xii Some of the material in Chapter 5 is based on work presented or published

elsewhere:

Gould, R., Johnson, T., McNamara, A., Molyneux, J., and Moncada-Machado, S. (2015). Introduction to Data Science. Mobilize: Mobilizing for Innovative Computer Science Teaching and Learning Lunzer, A. and McNamara, A. (2014). It ain’t necessarily so: Checking charts for robustness. In IEEE Vis 2014 Lunzer, A., McNamara, A., and Krahn, R. (2014). LivelyR: Making R charts livelier. In useR! Conference McNamara, A. (2013a). Mobilize wiki: RStudio. http://wiki.mobilizingcs.

org/rstudio McNamara, A. and Hansen, M. (2014). Teaching data science to teenagers. In ICOTS-9 McNamara, A. and Molyneux, J. (2014). Teaching R to high school students. In useR! Conference This material is also based upon work supported by the National Science Foundation Grant No. DRL-0962919.





The LivelyR work was done jointly with Aran Lunzer, who deserves most of the credit. Both Lunzer and I are associated with the Communications Design Group.

The bibliography is formatted in APA-like format, and programming languages and R packages are denoted using the styles prescribed by the Journal of Statistical Software.

–  –  –

2010 B.A. Mathematics and English, Macalester College 2013-2015 Teaching Assistant/Teaching Fellow, Statistics Department, University of California, Los Angeles 2011-2014 Graduate Student Researcher, Mobilize Project 2013-2015 Graduate Intern, Communications Design Group

–  –  –

We live in a world where the term “Big Data” is splashed across every media outlet. From the Large Hadron Collider to Twitter and Google Maps, we and our built world are creating data constantly. This data deluge has expanded society’s view of data. No longer are we limited to spreadsheets filled with numbers, now almost anything can become data in statistical applications. Photos, maps, the text of books – the field is limitless. While there is no accepted definition of Big Data, it is often spoken of in terms of volume, velocity, and variety (Dumbill, 2012). That is, big data isn’t just big in terms of storage space.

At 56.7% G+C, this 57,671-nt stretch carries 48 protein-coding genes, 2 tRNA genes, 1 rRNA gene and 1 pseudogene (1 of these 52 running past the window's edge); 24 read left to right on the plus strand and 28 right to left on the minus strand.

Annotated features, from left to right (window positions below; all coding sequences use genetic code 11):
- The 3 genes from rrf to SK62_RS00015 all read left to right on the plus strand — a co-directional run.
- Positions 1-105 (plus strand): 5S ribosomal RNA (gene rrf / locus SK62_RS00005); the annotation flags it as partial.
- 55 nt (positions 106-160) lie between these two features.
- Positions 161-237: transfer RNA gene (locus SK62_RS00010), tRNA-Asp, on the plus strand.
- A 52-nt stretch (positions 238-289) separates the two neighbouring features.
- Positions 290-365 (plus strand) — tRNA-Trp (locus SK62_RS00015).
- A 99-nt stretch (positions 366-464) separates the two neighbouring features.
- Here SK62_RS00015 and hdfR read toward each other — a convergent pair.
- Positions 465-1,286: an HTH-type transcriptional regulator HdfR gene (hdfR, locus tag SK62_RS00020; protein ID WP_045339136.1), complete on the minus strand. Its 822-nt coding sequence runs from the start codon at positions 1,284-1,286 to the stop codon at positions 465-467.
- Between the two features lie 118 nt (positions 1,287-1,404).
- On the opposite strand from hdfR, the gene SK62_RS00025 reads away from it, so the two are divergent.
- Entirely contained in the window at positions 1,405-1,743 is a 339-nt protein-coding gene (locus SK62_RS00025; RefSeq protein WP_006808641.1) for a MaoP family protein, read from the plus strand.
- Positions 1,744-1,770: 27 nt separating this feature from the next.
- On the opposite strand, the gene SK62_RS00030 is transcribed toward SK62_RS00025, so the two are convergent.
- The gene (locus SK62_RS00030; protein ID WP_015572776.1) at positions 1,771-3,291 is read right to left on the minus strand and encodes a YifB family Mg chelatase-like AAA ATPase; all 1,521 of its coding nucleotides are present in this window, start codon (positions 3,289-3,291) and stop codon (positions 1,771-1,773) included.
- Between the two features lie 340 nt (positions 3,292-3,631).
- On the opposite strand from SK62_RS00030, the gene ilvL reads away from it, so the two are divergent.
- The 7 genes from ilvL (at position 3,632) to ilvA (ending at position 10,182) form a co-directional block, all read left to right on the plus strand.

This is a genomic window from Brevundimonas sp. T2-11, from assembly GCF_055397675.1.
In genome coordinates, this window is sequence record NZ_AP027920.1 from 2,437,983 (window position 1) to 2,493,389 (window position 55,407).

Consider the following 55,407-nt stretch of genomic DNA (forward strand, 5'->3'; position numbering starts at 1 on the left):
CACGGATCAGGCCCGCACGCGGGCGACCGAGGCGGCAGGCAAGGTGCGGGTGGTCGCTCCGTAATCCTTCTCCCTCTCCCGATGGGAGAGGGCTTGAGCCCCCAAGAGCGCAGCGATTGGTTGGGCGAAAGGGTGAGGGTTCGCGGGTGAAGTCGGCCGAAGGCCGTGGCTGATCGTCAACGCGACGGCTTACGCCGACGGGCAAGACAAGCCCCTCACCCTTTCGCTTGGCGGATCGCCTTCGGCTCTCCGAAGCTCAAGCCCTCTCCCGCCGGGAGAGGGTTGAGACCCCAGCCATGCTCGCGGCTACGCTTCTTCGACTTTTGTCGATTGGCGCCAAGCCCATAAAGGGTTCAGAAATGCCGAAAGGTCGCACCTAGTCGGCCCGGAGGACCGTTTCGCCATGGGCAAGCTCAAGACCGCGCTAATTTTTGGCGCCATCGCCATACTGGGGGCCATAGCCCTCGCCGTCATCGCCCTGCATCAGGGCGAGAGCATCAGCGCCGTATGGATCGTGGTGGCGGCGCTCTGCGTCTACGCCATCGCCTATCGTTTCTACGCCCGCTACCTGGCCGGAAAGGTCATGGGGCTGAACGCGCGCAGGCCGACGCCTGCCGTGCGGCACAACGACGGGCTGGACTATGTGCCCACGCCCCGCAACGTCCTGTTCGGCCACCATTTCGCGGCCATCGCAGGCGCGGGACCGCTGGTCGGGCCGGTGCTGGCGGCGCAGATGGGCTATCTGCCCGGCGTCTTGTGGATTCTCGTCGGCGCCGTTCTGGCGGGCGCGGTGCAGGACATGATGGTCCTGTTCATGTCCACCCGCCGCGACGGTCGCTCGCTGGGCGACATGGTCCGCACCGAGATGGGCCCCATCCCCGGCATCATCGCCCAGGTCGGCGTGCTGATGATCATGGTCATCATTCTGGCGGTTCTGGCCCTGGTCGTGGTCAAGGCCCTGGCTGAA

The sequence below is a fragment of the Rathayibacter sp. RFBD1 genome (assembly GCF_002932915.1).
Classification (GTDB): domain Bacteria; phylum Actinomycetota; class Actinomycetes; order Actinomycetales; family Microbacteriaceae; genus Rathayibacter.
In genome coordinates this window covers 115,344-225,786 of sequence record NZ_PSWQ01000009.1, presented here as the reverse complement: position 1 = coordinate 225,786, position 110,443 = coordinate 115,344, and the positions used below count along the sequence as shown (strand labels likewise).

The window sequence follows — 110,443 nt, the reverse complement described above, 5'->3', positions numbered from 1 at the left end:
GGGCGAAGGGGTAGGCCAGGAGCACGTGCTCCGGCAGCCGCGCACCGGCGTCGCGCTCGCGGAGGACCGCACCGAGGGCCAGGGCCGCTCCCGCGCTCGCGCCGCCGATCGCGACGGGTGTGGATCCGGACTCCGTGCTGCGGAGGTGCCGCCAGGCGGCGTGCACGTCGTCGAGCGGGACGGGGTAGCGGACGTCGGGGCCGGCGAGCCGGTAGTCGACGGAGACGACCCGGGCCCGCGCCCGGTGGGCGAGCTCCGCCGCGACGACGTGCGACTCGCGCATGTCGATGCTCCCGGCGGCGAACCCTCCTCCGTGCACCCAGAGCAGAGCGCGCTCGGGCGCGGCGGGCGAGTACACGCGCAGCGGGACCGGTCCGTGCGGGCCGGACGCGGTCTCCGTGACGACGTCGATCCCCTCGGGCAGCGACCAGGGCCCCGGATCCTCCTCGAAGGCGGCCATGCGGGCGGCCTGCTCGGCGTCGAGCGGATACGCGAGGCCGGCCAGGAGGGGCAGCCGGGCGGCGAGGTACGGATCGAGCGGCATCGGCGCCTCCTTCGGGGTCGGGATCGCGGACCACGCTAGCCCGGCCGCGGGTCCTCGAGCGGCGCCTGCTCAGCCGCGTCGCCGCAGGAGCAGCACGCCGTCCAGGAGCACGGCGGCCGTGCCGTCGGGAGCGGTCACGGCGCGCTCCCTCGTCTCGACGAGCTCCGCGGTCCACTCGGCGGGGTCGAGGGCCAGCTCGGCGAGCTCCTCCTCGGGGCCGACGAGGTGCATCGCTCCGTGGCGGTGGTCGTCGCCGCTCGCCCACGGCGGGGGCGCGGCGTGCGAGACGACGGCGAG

It can also be big because it is streaming in at high velocity (as Twitter data does), or because of the extreme variety of data types (as in the use of photos and text as data). All of these features require new computational methods to address, and they can lead to new ethical issues as well (Crawford et al., 2013).

Because of the volume and variety of data now available, it is even easier to mash up or de-anonymize data. The vast majority of personal data can be uniquely identified using just zip code, gender, and date of birth, which has prompted work on new methods to keep data truly private (Sweeney, 2002).

Having the power to merge data across many sources can expose facts about the world, create targeted advertisements, or provide arguments for new legislation.

‘Power’ is a crucial word here. For those with access to the data and tools to analyze it (corporations, newspapers, policy makers, scientists), data are power.

Data and data products, such as statistics, models, and visualization, are used to convey information, to argue, and to tell stories. Hal Varian thinks that being a statistician is a sexy job because Google has built their company on data – optimizing search results, doing machine translation, developing selfdriving cars. Gone are the days where statisticians were only employed as academics or insurance agents. Today, every major corporation keeps data scientists on staff.

Outside of the corporate world, every scientific domain has recognized the value of data, and the humanities are not far behind. Whether it is a computational biologist sequencing genes or an English professor doing ‘far reading’ analysis on a corpus of text, practitioners have begun incorporating data everywhere. For the informed consumer of data, statistics and statistical graphics are as susceptible to biases and inaccuracies as journalistic accounts. But, without at least some statistical knowledge, citizens are highly unlikely to critique what they read and thus accept it as fact. So the ability to unpack data analysis and statistics is crucial to the informed citizen today.

This explosion of data and data analysis was wrought by computers. The volume, velocity, and variety of data are all made possible by computerized sensors, massive server space, the internet, and digital technologies of all kinds.

Statistical methods to deal with these data have lagged behind, but data scientists are learning to compute on the data explosion and are gleaning insights that allow them to predict behavior, recommend movies, tailor advertisements, and uncover corruption in government.